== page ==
Email Efficiency is Relationship-Sensitive [STUDY]

email inbox A new study out of Northwestern University indicates that our email efficiency is relationship-sensitive -- specifically, we reply sooner to emails from close friends than strangers. Researchers Stefan Wuchty and Brian Uzzi studied 1.5 million messages sent by 1,052 employees and uncovered an algorithm that reveals the closeness of a relationship based on how long it takes for the individuals to reply to each other's emails.

Here are the hard numbers from the study, as covered by Jonah Lehrer in The Wall Street Journal:

People reply to their close friends, on average, within seven hours of getting the email, the data show. Professional contacts take a bit more time: We don't hit send for nearly 11 hours. But the biggest difference came when the scientists looked at those people we barely know. On average, it took us 50 hours to reply. In other words, there's a surprisingly easy way to figure out how you feel about someone -- just count the hours before you hit the "reply" button.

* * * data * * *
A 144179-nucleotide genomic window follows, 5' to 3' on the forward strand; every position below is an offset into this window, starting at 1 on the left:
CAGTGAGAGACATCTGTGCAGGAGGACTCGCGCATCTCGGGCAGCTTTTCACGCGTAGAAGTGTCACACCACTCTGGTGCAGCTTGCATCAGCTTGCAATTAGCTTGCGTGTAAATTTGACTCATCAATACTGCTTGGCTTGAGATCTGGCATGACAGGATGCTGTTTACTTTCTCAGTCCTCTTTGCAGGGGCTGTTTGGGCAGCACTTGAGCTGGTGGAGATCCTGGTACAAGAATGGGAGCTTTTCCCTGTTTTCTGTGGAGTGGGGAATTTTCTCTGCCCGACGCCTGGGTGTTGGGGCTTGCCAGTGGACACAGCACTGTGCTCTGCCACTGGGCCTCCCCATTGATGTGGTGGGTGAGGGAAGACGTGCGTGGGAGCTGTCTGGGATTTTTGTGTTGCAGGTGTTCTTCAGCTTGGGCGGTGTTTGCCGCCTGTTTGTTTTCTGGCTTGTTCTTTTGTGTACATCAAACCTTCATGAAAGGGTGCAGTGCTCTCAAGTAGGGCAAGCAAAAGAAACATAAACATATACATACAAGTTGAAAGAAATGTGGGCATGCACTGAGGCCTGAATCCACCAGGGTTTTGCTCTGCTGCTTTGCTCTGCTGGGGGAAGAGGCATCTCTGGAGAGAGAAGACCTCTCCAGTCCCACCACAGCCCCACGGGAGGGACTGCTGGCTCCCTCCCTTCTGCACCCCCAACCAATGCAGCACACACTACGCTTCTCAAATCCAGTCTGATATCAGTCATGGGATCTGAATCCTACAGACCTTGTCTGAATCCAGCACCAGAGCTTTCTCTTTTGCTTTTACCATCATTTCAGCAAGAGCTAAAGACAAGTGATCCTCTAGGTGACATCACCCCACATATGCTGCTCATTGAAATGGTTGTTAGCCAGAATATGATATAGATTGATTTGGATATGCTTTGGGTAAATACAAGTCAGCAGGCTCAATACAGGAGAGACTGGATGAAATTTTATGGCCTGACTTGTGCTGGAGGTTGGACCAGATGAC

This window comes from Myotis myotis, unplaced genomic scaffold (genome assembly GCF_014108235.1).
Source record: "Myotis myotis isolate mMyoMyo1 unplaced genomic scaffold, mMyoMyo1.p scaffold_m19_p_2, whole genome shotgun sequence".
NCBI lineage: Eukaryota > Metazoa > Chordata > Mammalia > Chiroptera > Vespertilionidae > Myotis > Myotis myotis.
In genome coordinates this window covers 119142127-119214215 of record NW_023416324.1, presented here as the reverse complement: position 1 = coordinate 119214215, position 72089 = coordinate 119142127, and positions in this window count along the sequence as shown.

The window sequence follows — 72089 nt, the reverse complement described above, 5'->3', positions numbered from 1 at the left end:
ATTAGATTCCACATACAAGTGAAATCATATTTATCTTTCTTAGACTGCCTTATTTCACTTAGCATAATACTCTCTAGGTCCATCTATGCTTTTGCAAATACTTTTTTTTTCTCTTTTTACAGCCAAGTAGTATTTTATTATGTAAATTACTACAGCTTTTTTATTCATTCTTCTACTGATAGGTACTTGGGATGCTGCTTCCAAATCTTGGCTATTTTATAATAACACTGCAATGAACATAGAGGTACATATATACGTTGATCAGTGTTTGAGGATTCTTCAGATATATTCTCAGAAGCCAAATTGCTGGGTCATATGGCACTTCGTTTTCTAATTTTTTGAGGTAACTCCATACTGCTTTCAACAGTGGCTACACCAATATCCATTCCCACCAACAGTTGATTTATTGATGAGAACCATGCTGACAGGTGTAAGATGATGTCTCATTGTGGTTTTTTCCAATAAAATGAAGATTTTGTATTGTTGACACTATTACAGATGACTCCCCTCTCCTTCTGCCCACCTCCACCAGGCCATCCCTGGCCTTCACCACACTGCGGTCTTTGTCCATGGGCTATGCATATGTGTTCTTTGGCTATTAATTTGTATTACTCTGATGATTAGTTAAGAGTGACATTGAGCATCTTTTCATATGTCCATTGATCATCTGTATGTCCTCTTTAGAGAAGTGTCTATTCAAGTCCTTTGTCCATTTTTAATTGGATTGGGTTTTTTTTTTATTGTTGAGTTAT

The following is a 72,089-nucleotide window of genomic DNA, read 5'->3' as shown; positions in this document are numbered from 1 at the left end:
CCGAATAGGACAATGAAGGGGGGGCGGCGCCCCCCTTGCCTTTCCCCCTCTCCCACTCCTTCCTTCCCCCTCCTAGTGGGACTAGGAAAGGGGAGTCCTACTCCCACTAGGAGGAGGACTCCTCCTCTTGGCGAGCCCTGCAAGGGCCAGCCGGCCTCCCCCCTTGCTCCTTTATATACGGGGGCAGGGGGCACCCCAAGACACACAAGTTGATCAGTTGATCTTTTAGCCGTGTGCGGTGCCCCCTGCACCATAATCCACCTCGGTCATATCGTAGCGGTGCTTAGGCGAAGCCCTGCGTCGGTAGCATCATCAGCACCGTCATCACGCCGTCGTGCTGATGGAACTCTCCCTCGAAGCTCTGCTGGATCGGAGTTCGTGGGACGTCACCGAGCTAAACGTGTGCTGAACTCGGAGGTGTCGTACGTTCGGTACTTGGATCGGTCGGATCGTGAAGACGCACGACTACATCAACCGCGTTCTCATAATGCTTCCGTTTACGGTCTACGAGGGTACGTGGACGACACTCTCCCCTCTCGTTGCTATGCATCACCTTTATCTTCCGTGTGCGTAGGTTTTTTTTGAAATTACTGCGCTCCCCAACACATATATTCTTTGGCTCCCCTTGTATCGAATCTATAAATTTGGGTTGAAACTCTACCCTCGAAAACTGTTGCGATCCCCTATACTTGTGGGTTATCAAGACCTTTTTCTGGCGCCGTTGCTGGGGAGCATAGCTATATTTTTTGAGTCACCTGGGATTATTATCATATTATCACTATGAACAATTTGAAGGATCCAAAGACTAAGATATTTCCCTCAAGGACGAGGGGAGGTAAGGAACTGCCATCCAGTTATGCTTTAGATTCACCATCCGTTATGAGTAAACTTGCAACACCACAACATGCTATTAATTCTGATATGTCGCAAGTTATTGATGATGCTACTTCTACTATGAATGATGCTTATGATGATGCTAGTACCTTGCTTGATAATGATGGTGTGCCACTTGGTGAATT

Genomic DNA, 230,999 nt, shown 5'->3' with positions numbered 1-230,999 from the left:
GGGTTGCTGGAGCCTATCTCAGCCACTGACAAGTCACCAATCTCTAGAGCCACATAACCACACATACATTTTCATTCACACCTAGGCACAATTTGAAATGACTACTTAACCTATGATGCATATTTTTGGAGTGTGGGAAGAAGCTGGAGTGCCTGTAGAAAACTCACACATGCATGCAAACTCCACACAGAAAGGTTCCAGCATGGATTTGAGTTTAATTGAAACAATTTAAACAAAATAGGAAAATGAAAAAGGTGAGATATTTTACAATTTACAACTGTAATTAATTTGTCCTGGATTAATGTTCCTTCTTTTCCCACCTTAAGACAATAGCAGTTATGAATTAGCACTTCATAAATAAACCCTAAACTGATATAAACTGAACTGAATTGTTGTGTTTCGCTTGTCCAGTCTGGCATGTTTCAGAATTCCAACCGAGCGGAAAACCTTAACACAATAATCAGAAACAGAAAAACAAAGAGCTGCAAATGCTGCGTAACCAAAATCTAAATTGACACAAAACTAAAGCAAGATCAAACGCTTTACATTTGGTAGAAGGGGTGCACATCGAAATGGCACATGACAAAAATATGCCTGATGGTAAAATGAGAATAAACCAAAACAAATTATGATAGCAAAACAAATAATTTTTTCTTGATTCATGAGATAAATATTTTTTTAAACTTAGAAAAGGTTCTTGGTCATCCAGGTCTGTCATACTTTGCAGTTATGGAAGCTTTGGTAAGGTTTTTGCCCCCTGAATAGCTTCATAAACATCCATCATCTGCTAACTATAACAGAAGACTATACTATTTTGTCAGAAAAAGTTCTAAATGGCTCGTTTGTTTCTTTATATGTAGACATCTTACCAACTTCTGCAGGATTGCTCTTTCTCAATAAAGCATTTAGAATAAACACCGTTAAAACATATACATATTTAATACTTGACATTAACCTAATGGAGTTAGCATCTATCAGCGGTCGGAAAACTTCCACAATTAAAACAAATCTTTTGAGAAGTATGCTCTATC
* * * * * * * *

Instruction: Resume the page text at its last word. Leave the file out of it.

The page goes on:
The study's findings ring especially true as we head into the first workweek of 2012, likely mired in email. As you tackle your inbox, spend the most time on emails from close friends or colleagues, and spend less time on nonessential notes from strangers. And if you're still harboring email from 2011, consider this Chris Brogan tweet from Dec. 30:

 

Marissa Brassfield

Marissa Brassfield is a productivity expert, branding consultant and communication efficiency specialist who helps entrepreneurs and high-performance teams become ridiculously efficient.

Marissa has worked with some of the most visionary entrepreneurs on the planet. She’s dialed in to the frustrations these results-oriented, interrupt-driven individuals have with bureaucracy and suboptimal team performance. Her coaching helps entrepreneurs counteract growth-killing practices and unlock unparalleled performance from their support staff.